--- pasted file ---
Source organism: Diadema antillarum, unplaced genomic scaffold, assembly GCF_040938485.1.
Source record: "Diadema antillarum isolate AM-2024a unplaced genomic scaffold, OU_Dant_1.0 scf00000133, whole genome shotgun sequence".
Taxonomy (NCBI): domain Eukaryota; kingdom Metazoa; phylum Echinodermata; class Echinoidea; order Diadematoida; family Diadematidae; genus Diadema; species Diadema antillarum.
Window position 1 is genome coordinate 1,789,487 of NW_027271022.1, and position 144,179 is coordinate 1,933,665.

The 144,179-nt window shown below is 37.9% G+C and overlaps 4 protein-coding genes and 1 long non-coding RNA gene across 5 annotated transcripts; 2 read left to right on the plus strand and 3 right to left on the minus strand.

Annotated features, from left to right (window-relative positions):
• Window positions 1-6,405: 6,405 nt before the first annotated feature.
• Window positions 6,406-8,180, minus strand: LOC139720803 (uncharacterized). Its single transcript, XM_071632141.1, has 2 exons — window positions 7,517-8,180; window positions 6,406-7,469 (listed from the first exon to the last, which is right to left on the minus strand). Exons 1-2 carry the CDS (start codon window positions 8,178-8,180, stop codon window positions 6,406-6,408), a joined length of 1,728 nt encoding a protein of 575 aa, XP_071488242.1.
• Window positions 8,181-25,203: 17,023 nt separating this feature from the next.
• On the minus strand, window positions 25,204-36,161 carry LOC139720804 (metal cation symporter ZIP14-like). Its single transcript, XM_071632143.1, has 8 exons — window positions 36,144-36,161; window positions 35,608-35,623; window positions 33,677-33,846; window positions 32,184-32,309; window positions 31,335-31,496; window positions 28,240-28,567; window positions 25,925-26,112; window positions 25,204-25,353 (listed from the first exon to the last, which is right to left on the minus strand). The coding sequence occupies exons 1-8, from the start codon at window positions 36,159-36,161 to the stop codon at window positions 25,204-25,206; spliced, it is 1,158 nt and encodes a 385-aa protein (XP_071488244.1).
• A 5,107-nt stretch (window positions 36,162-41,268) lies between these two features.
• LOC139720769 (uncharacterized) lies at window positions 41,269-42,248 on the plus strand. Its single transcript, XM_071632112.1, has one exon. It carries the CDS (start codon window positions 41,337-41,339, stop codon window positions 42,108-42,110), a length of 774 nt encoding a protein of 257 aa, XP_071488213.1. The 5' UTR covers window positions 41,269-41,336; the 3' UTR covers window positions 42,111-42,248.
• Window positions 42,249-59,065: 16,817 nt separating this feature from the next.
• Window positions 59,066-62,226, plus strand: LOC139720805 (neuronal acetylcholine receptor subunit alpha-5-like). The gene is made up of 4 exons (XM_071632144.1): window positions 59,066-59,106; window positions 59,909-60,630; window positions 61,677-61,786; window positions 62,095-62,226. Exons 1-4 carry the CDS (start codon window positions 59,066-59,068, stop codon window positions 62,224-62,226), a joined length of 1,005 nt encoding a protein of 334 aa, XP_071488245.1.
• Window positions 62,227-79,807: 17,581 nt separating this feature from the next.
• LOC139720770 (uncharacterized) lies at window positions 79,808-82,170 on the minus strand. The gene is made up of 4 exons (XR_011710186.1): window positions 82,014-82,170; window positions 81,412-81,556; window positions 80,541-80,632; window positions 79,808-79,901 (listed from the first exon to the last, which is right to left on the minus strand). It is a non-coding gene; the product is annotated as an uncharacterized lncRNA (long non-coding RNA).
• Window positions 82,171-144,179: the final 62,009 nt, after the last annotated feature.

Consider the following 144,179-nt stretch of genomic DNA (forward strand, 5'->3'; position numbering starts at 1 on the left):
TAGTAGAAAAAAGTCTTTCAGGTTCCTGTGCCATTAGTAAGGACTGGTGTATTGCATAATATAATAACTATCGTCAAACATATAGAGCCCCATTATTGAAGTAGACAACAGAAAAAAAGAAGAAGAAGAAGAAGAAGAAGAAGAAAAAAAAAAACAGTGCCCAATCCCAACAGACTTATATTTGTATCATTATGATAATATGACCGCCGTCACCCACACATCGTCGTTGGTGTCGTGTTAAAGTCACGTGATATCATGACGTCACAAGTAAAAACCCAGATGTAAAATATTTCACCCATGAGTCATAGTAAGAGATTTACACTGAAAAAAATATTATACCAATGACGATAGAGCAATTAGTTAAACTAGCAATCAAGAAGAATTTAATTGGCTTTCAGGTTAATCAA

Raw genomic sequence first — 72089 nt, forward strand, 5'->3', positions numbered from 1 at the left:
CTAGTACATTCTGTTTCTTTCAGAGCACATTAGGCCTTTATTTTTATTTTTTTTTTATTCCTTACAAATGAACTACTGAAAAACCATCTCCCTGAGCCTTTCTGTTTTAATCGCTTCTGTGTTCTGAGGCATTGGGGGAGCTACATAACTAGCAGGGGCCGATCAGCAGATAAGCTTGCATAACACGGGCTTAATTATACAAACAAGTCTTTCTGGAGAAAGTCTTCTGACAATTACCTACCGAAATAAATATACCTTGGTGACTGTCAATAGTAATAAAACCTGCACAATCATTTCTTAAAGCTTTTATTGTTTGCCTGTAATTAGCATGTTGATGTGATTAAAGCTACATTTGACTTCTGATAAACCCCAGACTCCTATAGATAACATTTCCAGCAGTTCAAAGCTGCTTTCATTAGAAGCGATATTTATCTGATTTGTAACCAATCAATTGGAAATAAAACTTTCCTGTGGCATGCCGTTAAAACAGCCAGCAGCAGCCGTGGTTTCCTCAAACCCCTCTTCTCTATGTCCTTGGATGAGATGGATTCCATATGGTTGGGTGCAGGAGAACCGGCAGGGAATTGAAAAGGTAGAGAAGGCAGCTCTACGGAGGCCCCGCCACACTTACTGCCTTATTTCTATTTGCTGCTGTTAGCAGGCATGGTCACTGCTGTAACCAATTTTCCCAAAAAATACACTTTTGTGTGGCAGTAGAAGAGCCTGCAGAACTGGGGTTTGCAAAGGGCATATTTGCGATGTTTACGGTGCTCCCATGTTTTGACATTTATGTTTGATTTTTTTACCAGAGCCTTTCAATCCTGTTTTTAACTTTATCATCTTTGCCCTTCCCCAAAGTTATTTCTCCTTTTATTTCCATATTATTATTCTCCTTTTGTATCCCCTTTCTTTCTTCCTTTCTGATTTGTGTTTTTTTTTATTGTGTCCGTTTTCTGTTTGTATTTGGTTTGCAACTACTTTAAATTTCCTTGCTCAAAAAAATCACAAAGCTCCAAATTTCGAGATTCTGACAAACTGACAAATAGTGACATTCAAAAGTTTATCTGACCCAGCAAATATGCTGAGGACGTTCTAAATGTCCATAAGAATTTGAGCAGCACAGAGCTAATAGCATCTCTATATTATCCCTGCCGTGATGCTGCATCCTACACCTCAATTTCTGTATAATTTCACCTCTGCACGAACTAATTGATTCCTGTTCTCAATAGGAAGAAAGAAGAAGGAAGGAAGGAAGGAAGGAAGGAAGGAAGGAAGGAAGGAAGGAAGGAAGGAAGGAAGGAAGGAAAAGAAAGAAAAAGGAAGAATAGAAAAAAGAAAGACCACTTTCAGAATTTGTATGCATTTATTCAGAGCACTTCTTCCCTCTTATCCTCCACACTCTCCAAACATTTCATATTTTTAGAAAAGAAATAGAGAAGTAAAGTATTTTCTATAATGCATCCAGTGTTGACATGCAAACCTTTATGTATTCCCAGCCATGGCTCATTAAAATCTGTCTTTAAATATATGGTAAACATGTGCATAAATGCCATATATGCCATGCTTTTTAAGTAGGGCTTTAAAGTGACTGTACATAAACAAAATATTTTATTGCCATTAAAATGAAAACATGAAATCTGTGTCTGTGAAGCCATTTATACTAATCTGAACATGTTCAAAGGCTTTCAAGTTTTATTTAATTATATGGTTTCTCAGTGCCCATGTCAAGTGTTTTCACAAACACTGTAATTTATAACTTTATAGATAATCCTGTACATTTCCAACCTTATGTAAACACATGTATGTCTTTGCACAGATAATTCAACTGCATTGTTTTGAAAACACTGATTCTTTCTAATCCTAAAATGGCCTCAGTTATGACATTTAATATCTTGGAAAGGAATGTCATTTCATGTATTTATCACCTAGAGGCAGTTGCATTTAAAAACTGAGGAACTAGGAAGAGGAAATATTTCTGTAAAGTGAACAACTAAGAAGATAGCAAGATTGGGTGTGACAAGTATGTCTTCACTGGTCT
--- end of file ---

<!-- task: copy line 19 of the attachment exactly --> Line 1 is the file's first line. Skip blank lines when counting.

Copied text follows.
TAGTAGAAAAAAGTCTTTCAGGTTCCTGTGCCATTAGTAAGGACTGGTGTATTGCATAATATAATAACTATCGTCAAACATATAGAGCCCCATTATTGAAGTAGACAACAGAAAAAAAGAAGAAGAAGAAGAAGAAGAAGAAGAAAAAAAAAAACAGTGCCCAATCCCAACAGACTTATATTTGTATCATTATGATAATATGACCGCCGTCACCCACACATCGTCGTTGGTGTCGTGTTAAAGTCACGTGATATCATGACGTCACAAGTAAAAACCCAGATGTAAAATATTTCACCCATGAGTCATAGTAAGAGATTTACACTGAAAAAAATATTATACCAATGACGATAGAGCAATTAGTTAAACTAGCAATCAAGAAGAATTTAATTGGCTTTCAGGTTAATCAA